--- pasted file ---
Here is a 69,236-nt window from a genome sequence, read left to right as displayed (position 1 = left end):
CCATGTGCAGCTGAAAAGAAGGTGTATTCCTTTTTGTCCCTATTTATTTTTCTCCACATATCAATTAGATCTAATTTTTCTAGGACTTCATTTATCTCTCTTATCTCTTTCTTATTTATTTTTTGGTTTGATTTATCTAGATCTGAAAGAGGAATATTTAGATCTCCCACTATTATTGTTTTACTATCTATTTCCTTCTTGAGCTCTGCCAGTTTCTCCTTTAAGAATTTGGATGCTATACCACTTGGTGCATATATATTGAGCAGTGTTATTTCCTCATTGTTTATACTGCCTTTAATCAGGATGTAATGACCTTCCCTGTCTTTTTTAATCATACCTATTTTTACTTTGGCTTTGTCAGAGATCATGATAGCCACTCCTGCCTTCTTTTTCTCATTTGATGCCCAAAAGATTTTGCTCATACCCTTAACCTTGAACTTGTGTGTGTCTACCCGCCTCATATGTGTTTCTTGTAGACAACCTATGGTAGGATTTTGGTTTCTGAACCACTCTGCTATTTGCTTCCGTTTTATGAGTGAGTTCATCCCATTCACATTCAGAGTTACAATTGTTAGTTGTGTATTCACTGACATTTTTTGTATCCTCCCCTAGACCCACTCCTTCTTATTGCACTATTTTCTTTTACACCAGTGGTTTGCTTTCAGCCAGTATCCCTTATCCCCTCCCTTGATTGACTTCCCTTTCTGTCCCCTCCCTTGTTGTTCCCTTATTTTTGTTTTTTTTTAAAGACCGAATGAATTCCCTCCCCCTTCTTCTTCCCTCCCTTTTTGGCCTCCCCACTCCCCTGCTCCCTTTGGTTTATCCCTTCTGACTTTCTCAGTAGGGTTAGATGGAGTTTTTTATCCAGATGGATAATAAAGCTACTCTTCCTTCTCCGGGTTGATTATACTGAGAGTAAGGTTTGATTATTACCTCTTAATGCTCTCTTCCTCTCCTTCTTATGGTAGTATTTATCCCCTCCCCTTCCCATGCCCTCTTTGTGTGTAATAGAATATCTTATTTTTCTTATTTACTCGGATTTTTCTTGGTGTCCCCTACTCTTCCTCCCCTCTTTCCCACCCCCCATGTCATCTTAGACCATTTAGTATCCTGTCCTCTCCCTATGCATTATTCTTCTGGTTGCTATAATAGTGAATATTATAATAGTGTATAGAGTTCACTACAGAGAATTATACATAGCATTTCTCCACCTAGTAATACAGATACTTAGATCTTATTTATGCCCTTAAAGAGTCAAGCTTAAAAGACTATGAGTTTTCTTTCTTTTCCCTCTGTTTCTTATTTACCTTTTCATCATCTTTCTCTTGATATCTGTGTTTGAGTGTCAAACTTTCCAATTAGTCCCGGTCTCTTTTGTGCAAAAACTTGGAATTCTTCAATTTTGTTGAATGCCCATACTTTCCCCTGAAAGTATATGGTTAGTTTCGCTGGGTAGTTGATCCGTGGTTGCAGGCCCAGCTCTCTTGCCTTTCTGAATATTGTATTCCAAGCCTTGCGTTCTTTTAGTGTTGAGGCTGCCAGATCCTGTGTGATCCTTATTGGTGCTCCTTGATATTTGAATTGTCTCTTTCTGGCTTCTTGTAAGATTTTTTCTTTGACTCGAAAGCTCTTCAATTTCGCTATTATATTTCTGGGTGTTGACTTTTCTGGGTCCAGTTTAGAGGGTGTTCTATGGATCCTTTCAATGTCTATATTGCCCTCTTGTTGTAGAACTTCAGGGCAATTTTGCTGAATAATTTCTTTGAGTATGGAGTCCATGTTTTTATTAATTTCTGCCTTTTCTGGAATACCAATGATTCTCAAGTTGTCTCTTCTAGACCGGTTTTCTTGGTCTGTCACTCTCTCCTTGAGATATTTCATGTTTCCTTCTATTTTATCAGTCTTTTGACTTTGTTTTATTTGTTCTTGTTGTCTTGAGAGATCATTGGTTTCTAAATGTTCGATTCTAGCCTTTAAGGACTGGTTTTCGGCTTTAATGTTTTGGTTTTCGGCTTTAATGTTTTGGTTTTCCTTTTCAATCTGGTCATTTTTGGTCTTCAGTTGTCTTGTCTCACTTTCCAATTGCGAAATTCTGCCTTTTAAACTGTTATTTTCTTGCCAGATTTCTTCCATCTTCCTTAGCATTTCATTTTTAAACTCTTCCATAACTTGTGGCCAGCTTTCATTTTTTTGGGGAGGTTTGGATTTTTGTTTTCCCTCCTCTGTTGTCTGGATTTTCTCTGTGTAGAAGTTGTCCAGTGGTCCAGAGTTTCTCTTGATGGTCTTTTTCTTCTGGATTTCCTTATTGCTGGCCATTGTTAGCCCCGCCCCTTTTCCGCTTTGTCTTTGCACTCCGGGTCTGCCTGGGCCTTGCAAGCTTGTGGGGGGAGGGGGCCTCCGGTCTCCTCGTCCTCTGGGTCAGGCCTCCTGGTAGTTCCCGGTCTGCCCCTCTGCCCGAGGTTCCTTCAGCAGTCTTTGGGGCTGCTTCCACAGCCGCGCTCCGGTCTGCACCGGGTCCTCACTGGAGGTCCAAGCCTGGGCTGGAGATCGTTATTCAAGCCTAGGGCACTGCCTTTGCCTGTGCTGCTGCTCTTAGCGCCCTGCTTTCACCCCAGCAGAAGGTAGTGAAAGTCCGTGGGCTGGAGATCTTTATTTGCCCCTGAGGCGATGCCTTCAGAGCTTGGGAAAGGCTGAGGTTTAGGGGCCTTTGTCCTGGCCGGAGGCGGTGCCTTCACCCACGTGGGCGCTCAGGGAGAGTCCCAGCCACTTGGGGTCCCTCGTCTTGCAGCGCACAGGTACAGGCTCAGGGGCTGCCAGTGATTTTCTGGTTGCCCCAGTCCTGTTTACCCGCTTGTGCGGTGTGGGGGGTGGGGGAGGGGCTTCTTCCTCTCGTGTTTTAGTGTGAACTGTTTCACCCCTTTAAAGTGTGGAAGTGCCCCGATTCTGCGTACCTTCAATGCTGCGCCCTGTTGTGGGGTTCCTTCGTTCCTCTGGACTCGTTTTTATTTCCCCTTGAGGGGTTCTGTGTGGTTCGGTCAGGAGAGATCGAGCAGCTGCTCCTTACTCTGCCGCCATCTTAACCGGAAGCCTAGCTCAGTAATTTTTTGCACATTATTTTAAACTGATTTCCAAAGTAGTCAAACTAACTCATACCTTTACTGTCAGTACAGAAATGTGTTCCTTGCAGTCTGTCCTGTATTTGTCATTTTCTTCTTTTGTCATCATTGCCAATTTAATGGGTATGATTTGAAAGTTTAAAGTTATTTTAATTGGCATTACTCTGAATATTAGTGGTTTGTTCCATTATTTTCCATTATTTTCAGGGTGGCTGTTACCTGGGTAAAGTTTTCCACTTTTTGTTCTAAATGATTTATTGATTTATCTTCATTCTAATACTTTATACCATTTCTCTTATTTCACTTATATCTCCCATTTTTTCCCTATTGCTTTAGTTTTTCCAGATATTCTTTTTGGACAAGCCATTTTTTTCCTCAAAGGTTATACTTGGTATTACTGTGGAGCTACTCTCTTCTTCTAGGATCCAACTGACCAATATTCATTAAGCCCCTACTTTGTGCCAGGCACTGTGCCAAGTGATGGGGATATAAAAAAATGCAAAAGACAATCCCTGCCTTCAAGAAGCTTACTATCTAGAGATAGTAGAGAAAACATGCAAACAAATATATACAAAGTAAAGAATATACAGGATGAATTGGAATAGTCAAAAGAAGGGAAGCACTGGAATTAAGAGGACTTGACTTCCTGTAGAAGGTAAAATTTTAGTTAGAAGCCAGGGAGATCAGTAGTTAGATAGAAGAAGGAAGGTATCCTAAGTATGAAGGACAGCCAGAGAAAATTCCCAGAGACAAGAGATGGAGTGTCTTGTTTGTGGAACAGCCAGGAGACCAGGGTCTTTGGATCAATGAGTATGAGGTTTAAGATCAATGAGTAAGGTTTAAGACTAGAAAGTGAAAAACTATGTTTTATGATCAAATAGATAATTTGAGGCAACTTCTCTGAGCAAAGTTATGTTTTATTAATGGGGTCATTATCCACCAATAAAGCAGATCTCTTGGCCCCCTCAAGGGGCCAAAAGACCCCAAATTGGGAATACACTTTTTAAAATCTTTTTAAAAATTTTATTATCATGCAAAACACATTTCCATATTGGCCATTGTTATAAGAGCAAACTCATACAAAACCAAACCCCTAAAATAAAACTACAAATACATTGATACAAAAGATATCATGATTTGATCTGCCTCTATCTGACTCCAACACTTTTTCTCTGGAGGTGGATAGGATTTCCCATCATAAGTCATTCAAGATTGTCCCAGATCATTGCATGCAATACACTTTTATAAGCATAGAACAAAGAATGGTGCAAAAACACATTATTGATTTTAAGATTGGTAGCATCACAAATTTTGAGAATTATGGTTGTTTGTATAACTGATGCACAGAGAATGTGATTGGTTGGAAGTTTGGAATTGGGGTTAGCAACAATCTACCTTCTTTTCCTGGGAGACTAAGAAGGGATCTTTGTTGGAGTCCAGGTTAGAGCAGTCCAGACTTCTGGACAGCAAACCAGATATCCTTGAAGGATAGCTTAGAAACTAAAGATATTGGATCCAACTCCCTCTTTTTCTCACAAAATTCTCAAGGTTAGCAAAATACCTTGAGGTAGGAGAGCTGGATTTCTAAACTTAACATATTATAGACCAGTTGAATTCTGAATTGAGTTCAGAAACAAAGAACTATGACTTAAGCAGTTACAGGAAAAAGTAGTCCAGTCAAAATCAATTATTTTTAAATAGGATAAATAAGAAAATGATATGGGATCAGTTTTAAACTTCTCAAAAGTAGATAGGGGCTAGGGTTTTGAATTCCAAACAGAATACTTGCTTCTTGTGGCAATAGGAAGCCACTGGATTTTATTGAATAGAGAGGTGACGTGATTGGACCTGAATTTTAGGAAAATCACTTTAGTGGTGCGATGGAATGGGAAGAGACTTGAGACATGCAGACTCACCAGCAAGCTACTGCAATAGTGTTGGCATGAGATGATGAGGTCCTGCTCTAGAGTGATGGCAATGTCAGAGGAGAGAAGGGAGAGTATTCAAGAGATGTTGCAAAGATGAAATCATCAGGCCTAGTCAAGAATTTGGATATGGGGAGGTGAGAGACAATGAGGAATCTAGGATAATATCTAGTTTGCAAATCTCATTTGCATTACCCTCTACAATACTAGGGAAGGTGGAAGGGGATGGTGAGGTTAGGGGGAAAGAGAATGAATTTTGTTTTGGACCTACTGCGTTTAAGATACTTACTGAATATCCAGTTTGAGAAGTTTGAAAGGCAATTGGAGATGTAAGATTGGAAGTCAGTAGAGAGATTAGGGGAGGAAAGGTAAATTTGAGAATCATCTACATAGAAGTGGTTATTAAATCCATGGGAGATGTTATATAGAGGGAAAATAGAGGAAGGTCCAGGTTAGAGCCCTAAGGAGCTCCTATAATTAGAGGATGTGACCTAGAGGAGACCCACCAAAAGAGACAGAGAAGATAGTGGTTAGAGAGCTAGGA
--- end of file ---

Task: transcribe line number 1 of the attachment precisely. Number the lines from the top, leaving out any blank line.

Here is a 69,236-nt window from a genome sequence, read left to right as displayed (position 1 = left end):